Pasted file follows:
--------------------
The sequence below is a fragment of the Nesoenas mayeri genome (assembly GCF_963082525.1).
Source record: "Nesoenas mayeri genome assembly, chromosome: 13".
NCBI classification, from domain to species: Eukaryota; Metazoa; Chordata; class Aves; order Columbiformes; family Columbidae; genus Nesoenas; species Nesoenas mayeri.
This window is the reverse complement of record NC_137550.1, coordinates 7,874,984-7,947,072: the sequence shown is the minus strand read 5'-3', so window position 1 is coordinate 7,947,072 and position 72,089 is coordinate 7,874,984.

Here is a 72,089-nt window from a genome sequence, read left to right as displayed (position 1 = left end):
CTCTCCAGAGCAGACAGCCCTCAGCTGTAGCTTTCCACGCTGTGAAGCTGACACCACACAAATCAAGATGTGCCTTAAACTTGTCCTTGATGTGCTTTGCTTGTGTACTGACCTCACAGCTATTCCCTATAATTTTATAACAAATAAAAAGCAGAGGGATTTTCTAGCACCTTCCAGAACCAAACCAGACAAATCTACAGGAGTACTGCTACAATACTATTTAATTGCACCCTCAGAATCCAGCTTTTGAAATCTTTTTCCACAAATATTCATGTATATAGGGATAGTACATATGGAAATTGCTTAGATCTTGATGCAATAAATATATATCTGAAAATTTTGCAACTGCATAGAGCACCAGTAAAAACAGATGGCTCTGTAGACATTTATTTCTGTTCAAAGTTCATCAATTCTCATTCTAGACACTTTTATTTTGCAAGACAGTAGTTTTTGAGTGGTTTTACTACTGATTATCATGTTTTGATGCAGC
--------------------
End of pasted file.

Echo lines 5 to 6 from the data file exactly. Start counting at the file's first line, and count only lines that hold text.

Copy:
Here is a 72,089-nt window from a genome sequence, read left to right as displayed (position 1 = left end):
CTCTCCAGAGCAGACAGCCCTCAGCTGTAGCTTTCCACGCTGTGAAGCTGACACCACACAAATCAAGATGTGCCTTAAACTTGTCCTTGATGTGCTTTGCTTGTGTACTGACCTCACAGCTATTCCCTATAATTTTATAACAAATAAAAAGCAGAGGGATTTTCTAGCACCTTCCAGAACCAAACCAGACAAATCTACAGGAGTACTGCTACAATACTATTTAATTGCACCCTCAGAATCCAGCTTTTGAAATCTTTTTCCACAAATATTCATGTATATAGGGATAGTACATATGGAAATTGCTTAGATCTTGATGCAATAAATATATATCTGAAAATTTTGCAACTGCATAGAGCACCAGTAAAAACAGATGGCTCTGTAGACATTTATTTCTGTTCAAAGTTCATCAATTCTCATTCTAGACACTTTTATTTTGCAAGACAGTAGTTTTTGAGTGGTTTTACTACTGATTATCATGTTTTGATGCAGC